Tesla isn’t like other companies, and you can never tell how Wall Street will react to a particular quarterly earnings report. Like gourmands digesting a culinary oeuvre, those of us who aspire to be seen as wise have learned to wait a day or so to let things settle before passing judgement (or making stock trades).
There was a lot to like in the latest report, and despite a larger-than-expected-but-not-really-unexpected loss, TSLA shares surged, ending the trading day up well over 15% and finally delivering the short burn that Elon has been promising (the WSJ reports that the shorts remain unrepentant, so one hopes that more conflagrations are in store).
CNBC published a roundup of the overwhelmingly positive comments from stock analysts.
Tesla delivered a record $4 billion in revenue, slightly beating analyst estimates, and reported “increased rates of production, improving margins, and cost cutting,” all of which bodes well for Tesla’s goal of turning a profit this year. That profit depends on increasing production of Model 3, which Tesla says is firmly on track. The company delivered 40,768 vehicles in the second quarter, of which 18,449 were Model 3s.
While the click-hungry media mine an endless vein of disasters large and small that supposedly affect Tesla’s future, more focused observers believe that only two questions really matter at this point: Is Model 3 selling, and is it profitable?
Tesla has now officially confirmed the answer to the first question, and if you want to bask in the glory, take a look at the monthly overall plug-in vehicle sales numbers (courtesy of InsideEVs). In July, Model 3 set a raft of records, becoming the first EV in history to crack five figures in monthly sales, and the first to rank in the 20 top-selling automobiles in the US. It’s handily outselling gas-powered competitors from the likes of BMW, Mercedes and Audi. “In July 2018, Model 3…outsold all other mid-sized premium sedans combined, accounting for 52% of the segment overall,” says Tesla.
What about profitability? The results of two separate teardowns – one commissioned by German automakers and one by Munro & Associates – have indicated that Model 3 margins could be as high as 30%. However, that’s obviously a future figure that it will take Tesla some time to achieve. In its shareholders’ letter, Tesla said that Model 3 gross margin “turned slightly positive in Q2,” and that the company is “expecting roughly 15% in Q3.”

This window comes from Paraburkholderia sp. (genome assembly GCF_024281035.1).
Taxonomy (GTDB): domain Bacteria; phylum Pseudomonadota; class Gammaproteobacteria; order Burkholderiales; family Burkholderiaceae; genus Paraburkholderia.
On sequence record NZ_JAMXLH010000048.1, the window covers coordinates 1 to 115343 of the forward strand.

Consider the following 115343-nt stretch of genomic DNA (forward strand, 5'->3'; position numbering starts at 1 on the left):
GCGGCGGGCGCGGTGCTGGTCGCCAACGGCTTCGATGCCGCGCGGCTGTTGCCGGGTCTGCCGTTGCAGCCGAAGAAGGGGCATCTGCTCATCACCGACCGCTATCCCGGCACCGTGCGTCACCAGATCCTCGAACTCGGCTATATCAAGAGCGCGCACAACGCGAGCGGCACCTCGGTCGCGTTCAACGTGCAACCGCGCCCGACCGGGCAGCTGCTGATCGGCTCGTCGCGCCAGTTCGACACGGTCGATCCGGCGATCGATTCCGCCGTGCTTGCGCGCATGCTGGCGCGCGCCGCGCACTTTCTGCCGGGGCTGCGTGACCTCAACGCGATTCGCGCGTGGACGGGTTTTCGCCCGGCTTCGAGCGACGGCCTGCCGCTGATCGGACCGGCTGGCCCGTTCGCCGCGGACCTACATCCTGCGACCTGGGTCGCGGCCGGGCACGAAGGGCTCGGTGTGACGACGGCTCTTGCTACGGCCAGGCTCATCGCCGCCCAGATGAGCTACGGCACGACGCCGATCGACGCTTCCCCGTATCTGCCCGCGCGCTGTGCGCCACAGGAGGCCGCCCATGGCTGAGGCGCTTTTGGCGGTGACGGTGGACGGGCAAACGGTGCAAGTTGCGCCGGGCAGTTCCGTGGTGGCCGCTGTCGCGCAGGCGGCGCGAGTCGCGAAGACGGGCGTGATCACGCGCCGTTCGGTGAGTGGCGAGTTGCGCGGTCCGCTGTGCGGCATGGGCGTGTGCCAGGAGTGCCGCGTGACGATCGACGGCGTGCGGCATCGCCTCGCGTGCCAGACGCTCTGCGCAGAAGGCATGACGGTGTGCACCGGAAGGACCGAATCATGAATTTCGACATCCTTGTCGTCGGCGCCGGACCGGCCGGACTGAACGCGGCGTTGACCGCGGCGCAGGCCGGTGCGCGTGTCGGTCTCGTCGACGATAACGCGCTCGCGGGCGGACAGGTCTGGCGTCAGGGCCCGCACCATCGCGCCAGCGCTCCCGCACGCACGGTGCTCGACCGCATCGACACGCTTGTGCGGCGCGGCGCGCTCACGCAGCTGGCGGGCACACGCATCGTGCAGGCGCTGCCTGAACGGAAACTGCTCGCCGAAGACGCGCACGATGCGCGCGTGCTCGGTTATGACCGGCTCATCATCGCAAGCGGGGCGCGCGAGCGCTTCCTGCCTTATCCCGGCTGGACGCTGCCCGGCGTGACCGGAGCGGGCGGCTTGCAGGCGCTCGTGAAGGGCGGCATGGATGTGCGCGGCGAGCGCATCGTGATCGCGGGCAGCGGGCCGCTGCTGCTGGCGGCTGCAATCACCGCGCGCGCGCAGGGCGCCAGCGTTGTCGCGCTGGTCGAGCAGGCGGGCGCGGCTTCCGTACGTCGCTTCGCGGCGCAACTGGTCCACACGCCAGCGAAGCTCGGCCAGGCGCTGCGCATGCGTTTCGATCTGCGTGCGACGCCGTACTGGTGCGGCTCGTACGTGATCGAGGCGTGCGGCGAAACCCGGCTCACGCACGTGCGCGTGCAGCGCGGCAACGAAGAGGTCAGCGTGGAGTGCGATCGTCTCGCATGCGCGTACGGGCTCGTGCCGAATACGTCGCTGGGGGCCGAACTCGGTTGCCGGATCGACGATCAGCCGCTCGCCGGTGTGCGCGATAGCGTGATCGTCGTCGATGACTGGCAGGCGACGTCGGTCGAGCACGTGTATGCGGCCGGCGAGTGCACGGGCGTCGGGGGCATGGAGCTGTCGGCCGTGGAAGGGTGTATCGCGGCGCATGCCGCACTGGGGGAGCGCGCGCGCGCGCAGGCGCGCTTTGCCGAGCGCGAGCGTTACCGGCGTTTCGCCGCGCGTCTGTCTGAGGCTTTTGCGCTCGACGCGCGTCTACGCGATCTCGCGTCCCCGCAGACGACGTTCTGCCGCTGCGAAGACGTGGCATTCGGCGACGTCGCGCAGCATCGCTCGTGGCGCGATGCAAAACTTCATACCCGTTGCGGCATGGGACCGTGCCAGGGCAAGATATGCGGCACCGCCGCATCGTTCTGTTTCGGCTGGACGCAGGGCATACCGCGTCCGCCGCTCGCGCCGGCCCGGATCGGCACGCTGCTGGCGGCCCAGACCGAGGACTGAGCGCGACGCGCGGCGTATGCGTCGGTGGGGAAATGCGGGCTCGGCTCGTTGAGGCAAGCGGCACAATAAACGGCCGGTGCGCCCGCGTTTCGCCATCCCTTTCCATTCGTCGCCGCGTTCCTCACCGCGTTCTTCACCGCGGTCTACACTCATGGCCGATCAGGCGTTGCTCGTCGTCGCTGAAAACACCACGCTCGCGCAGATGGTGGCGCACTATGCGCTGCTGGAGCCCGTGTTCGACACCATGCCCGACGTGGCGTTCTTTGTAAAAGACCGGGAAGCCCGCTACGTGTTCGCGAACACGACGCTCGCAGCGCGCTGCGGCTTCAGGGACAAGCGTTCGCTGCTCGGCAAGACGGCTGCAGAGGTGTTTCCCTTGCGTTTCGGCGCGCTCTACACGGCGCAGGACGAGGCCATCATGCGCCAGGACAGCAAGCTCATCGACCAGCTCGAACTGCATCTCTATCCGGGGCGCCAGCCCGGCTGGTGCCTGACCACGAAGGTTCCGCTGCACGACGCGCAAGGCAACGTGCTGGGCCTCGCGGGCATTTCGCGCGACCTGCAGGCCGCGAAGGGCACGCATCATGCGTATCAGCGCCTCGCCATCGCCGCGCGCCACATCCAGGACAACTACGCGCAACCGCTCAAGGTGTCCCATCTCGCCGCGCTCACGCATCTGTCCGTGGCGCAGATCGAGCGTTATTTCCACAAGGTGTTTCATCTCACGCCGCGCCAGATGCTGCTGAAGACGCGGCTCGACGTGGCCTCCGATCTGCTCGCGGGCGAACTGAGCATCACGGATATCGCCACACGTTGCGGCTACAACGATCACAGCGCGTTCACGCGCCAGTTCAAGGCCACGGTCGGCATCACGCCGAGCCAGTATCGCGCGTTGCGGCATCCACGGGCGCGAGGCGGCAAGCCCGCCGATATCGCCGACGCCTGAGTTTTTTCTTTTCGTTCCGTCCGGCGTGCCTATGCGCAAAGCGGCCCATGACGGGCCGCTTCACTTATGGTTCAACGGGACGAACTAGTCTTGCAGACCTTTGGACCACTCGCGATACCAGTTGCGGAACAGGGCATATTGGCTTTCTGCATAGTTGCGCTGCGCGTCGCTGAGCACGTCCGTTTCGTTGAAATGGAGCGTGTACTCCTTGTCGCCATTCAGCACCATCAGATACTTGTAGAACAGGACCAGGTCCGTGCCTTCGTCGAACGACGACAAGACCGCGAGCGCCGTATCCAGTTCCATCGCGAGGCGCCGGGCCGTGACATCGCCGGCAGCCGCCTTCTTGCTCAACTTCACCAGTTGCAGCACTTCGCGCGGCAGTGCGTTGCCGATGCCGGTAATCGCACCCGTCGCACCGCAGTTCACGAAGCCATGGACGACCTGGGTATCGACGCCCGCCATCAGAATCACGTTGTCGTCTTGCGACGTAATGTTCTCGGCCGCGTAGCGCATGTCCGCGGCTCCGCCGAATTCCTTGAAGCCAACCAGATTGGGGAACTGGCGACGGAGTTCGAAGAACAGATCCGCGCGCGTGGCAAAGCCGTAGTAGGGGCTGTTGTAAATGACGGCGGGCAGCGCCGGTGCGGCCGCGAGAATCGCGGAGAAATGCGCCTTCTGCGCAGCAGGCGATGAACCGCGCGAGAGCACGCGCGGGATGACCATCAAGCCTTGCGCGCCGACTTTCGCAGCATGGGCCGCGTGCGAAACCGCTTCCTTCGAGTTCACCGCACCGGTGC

Earning a positive margin on Model 3 should allow the company to sustain profitability, a milestone of existential importance. Musk and CFO Deepak Ahuja are adamant that no additional capital raise is imminent. “We will not be raising equity at any point,” Musk said. “At least…I have no expectation of doing so, do not plan to do so.” And again: “We certainly could raise money, but I think we don’t need to and…it is better discipline not to.”
“From an operating plant standpoint, from onwards I really want to emphasize our goal is to be profitable and cash flow-positive for every quarter going forward,” said Musk. “We’re executing on an operating plan that keeps us sufficiently self-funded, despite our [capital expenditure] needs and our debt maturing, and still keeps a very healthy balance on our balance sheet,” added Ahuja.
As analyst Galileo Russell has explained in detail, once Tesla becomes profitable, it will no longer have to depend on the financial markets for capital, and hopefully we’ll see a slowing of the endless flood of FUD (fear, uncertainty and doubt) in the media. Bad news for short sellers and the gutter press, but good news for Elon Musk, who will be able to make rude remarks without worrying that they may cost him a billion dollars each.
But forget about the record revenues, the record-smashing delivery numbers and the buried nuggets of other news that we’ll chew on like after-dinner mints for the next few days. The really big news, as many of our media colleagues see it, was that Elon Musk didn’t get mad at anyone, and in fact apologized for being “impolite” to stock analysts on last quarter’s earnings call.